Here's How it Works: Your dentist prepares the tooth surface so that the bonding material will adhere. Once that's been applied, we shape it so that it has a natural appearance. We allow the material to harden, usually with the help of a light. Then, we polish and buff so that the surface is smooth.
This is not a process that we recommend if you are a smoker as smoke causes staining. Also, the material is not as durable as porcelain veneers and crowns so it chips more easily. Eventually, it may require replacing.
Dental bonding it is a perfectly adequate and more affordable solution to certain dental problems. It often takes less time and generally does not require anesthesia. Insurance may cover dental bonding depending on the dental issue.
If you are concerned about cost, pain or the time involved in your dental issue, dental bonding could be a solution for you. Call our office and we can discuss the options with you.
Veneers are very thin pieces of durable, tooth shaped, porcelain that are custom made (for shape and color) by a professional dental laboratory. They are bonded onto the front of teeth to create a beautiful and attractive smile.
Veneers can completely reshape your teeth and smile. They can often be alternatives to crowns and the ideal solution in treating many cosmetic dental conditions for the front teeth.
As with most dental restorations, veneers may someday need replacement; however, they are still very durable and will last many years, giving you a long-lasting, beautiful smile.
Reasons For Porcelain Veneers
Cosmetically, to create a uniform, white, beautiful smile
Severely discolored or stained teeth
Teeth that are too small or large
Unwanted or uneven spaces
Worn or chipped teeth.
What Does Getting Porcelain Veneers Involve? Getting veneers usually requires two visits to complete the process. The teeth are prepared by lightly buffing and shaping the surface to allow for the thickness of the veneer. A mold or impression of the teeth is taken and a shade (color) will then be chosen by you and the dentist.
On the second visit the teeth will be cleansed with special liquids to achieve a durable bond. Bonding cement is then placed between the tooth and veneer and a special light beam is used to harden and set the bond.
You will receive care instructions for your veneers. Proper brushing, flossing and regular dental visits will aid in the life of your new and beautiful veneers.
Tooth whitening (or bleaching) is a simple, non-invasive dental treatment used to change the color of natural tooth enamel and is an ideal way to enhance the beauty of your smile.
Because having whiter teeth has now become the number one aesthetic concern of most patients, there are several ways to whiten teeth. The most popular method is using a home tooth whitening system that will whiten teeth dramatically. Since tooth whitening only works on natural tooth enamel, it is important to evaluate replacement of any old fillings, crowns, etc. Replacement of any restorations will be done after bleaching so they will match the newly bleached teeth.
Tooth whitening is not permanent. A touch-up may be needed once a year, and more often if you smoke and/or drink coffee, tea, or wine.
Reasons For Tooth Whitening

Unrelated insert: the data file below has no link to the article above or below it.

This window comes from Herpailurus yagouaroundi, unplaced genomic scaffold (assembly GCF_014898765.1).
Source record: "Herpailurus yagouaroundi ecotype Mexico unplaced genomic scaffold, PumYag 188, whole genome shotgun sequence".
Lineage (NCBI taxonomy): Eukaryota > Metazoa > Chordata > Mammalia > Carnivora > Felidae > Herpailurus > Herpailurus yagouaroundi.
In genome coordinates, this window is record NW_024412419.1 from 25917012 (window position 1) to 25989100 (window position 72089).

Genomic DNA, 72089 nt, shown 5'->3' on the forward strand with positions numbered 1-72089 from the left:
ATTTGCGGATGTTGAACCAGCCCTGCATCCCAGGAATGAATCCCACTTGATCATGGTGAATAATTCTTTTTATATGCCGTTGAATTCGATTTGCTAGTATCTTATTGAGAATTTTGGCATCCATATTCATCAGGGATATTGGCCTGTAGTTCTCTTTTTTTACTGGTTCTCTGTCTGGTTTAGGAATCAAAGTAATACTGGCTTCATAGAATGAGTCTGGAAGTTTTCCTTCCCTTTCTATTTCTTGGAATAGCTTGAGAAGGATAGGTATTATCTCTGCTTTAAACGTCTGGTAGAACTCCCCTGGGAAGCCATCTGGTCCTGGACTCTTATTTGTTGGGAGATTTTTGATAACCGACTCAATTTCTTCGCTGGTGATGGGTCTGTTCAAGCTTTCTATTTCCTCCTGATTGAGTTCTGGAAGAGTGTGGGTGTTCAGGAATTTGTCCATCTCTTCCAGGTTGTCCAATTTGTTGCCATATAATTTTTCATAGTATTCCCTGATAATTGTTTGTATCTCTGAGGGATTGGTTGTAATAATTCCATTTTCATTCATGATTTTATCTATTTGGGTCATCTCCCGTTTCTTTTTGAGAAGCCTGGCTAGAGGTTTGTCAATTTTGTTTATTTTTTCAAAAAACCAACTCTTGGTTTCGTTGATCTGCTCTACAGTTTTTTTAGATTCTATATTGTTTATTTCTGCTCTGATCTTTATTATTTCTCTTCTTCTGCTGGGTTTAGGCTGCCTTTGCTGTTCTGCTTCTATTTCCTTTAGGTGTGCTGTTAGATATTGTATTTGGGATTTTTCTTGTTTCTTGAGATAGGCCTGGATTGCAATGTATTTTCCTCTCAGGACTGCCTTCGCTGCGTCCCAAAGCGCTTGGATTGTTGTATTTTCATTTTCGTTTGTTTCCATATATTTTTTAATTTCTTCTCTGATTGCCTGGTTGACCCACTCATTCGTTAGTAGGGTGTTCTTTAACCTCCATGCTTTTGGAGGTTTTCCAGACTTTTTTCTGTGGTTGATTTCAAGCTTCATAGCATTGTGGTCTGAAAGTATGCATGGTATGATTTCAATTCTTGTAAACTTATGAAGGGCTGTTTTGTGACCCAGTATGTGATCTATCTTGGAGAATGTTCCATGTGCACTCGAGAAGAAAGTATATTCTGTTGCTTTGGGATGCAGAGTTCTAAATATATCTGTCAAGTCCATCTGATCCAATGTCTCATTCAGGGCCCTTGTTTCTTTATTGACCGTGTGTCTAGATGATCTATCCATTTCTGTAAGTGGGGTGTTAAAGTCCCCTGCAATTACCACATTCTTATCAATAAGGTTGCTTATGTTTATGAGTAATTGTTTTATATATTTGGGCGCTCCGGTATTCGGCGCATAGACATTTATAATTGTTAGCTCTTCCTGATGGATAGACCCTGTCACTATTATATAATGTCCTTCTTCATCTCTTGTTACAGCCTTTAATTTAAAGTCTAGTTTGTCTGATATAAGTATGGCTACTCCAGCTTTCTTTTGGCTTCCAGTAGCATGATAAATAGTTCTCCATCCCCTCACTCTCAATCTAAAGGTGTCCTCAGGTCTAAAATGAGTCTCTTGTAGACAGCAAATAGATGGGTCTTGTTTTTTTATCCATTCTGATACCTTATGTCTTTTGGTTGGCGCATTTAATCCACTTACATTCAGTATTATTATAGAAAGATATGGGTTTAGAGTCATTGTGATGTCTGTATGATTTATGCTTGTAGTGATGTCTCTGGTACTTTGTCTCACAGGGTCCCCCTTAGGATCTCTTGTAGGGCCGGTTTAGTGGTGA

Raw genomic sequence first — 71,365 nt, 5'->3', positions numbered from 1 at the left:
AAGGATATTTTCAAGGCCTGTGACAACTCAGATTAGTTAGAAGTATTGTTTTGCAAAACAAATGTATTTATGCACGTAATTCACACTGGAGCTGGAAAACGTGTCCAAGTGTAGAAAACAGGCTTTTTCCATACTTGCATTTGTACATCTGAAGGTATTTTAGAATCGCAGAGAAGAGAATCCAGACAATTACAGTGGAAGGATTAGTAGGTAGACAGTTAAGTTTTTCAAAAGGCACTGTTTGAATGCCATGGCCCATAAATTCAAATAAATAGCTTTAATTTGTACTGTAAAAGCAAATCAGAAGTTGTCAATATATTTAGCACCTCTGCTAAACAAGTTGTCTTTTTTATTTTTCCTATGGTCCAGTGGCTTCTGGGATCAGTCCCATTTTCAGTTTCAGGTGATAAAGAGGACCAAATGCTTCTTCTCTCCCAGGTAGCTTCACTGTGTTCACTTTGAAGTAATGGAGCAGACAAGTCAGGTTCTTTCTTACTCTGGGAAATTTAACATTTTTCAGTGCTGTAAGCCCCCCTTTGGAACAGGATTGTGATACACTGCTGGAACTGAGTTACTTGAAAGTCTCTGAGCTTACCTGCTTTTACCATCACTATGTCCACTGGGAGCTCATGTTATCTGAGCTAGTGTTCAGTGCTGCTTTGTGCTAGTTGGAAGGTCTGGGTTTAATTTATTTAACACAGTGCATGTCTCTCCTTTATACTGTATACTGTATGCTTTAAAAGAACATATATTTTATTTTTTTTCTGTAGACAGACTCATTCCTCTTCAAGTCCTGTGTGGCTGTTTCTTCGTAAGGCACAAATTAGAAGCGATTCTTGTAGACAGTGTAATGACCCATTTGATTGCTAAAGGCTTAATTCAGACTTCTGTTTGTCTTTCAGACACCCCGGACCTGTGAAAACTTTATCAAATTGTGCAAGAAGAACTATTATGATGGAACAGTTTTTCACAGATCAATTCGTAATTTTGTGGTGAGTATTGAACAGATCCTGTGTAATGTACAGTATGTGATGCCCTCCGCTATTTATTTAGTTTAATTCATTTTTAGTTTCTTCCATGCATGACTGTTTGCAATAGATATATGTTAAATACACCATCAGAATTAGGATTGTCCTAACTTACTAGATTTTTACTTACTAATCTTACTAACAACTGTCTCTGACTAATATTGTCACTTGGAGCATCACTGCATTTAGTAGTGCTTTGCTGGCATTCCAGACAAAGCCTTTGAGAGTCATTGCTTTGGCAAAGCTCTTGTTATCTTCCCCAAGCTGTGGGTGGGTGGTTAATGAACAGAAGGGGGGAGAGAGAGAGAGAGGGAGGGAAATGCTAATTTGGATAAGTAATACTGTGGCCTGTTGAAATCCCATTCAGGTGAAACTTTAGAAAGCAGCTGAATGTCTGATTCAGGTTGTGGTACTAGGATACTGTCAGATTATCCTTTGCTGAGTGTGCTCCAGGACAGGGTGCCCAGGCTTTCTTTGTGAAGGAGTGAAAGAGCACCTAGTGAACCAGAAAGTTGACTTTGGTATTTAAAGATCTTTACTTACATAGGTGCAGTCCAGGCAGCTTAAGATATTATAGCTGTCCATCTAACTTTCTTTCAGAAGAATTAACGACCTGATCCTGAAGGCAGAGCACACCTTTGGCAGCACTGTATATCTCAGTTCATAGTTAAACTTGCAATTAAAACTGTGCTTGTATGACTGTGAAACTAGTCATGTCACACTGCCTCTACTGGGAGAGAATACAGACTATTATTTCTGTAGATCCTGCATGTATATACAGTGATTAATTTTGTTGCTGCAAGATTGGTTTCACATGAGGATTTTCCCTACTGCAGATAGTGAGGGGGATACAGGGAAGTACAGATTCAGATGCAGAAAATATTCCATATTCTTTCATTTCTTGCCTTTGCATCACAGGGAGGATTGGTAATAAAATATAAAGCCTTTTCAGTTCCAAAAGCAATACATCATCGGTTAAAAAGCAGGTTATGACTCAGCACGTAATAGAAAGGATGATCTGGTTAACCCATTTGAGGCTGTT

Florousis (excessive fluoridation during tooth development)
Normal wear of outer tooth layer
Stained teeth due to medications (tetracycline, etc.)
Yellow, brown stained teeth
What does tooth whitening involve? This type of tooth whitening usually requires two visits. At the first appointment, impressions (molds) will be made of your teeth to fabricate custom, clear, plastic trays.
At your second appointment, you will try on the trays for proper fit, and adjustments will be made if necessary. The trays are worn with special whitening solution either twice a day for 30 minutes or overnight for a couple of weeks depending on the degree of staining and desired level of whitening. It is normal to experience tooth sensitivity during the time you are whitening your teeth, but it will subside shortly after you have stopped bleaching.
You will receive care instructions for your teeth and trays, and be encouraged to visit your dentist regularly to help maintain a beautiful, healthy, white smile.
Straighter Teeth With Clear Braces
What are Clear Invisalign® Aligners? Aligners are made of clear, strong medical grade plastic that is virtually invisible when worn. Aligners are clear and look similar to tooth-whitening trays, but are custom-made to fit better while moving teeth. Some orthodontists and dentists have referred to them as "contact lenses for teeth."
For years, orthodontists and dentists have used removable appliances for limited treatment. Today, with the application of computer technology and custom manufacturing, Invisalign® treats a broader range of cases with greater precision.
Invisalign® uses 3-D computer imaging technology to depict the complete treatment plan from the initial position to the final desired position from which a series of custom-made, clear "aligners" are produced. Each "aligner" moves teeth incrementally and is worn for about two weeks, then is replaced by the next in the series until the final position is achieved.
Clear, Removable, and Comfortable With Invisalign®, you can straighten your teeth without anyone knowing. Unlike braces, you can eat and drink what you want during treatment, because you can remove the trays. You can also brush and floss normally to maintain good oral hygiene. There are no metal brackets or wires as with braces to cause mouth irritation, and no metal or wires means you spend less time in the doctor's chair getting adjustments.
Invisalign® allows you to view your own virtual treatment plan before you start so you can see how your straight teeth will look when your treatment is complete.